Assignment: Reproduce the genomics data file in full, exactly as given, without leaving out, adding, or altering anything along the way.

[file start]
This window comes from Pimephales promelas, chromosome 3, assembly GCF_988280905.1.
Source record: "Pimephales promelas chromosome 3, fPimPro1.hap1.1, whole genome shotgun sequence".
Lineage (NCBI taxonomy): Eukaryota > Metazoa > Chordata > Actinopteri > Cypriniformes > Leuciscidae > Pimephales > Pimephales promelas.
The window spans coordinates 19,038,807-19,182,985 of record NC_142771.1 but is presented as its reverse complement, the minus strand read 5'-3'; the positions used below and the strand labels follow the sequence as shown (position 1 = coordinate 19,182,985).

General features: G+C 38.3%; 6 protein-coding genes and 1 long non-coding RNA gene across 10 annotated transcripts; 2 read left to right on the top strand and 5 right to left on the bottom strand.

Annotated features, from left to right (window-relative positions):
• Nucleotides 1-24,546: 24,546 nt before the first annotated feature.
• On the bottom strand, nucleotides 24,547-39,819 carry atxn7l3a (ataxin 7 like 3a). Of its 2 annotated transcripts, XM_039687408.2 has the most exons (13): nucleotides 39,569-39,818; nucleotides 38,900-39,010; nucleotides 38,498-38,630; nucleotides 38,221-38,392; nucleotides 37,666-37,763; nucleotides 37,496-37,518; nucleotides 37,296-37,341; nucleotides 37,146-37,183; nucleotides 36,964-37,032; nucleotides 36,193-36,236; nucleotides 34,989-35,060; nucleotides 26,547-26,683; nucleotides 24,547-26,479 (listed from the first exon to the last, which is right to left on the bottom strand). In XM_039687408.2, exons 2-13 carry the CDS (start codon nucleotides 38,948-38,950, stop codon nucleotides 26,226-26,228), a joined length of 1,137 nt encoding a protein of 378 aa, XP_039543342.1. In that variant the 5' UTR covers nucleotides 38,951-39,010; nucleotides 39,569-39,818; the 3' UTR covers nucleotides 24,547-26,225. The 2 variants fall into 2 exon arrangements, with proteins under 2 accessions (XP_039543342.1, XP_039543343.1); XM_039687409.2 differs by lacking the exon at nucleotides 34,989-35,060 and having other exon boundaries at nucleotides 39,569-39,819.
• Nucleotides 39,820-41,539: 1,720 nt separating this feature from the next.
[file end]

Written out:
This window comes from Pimephales promelas, chromosome 3, assembly GCF_988280905.1.
Source record: "Pimephales promelas chromosome 3, fPimPro1.hap1.1, whole genome shotgun sequence".
Lineage (NCBI taxonomy): Eukaryota > Metazoa > Chordata > Actinopteri > Cypriniformes > Leuciscidae > Pimephales > Pimephales promelas.
The window spans coordinates 19,038,807-19,182,985 of record NC_142771.1 but is presented as its reverse complement, the minus strand read 5'-3'; the positions used below and the strand labels follow the sequence as shown (position 1 = coordinate 19,182,985).

General features: G+C 38.3%; 6 protein-coding genes and 1 long non-coding RNA gene across 10 annotated transcripts; 2 read left to right on the top strand and 5 right to left on the bottom strand.

Annotated features, from left to right (window-relative positions):
• Nucleotides 1-24,546: 24,546 nt before the first annotated feature.
• On the bottom strand, nucleotides 24,547-39,819 carry atxn7l3a (ataxin 7 like 3a). Of its 2 annotated transcripts, XM_039687408.2 has the most exons (13): nucleotides 39,569-39,818; nucleotides 38,900-39,010; nucleotides 38,498-38,630; nucleotides 38,221-38,392; nucleotides 37,666-37,763; nucleotides 37,496-37,518; nucleotides 37,296-37,341; nucleotides 37,146-37,183; nucleotides 36,964-37,032; nucleotides 36,193-36,236; nucleotides 34,989-35,060; nucleotides 26,547-26,683; nucleotides 24,547-26,479 (listed from the first exon to the last, which is right to left on the bottom strand). In XM_039687408.2, exons 2-13 carry the CDS (start codon nucleotides 38,948-38,950, stop codon nucleotides 26,226-26,228), a joined length of 1,137 nt encoding a protein of 378 aa, XP_039543342.1. In that variant the 5' UTR covers nucleotides 38,951-39,010; nucleotides 39,569-39,818; the 3' UTR covers nucleotides 24,547-26,225. The 2 variants fall into 2 exon arrangements, with proteins under 2 accessions (XP_039543342.1, XP_039543343.1); XM_039687409.2 differs by lacking the exon at nucleotides 34,989-35,060 and having other exon boundaries at nucleotides 39,569-39,819.
• Nucleotides 39,820-41,539: 1,720 nt separating this feature from the next.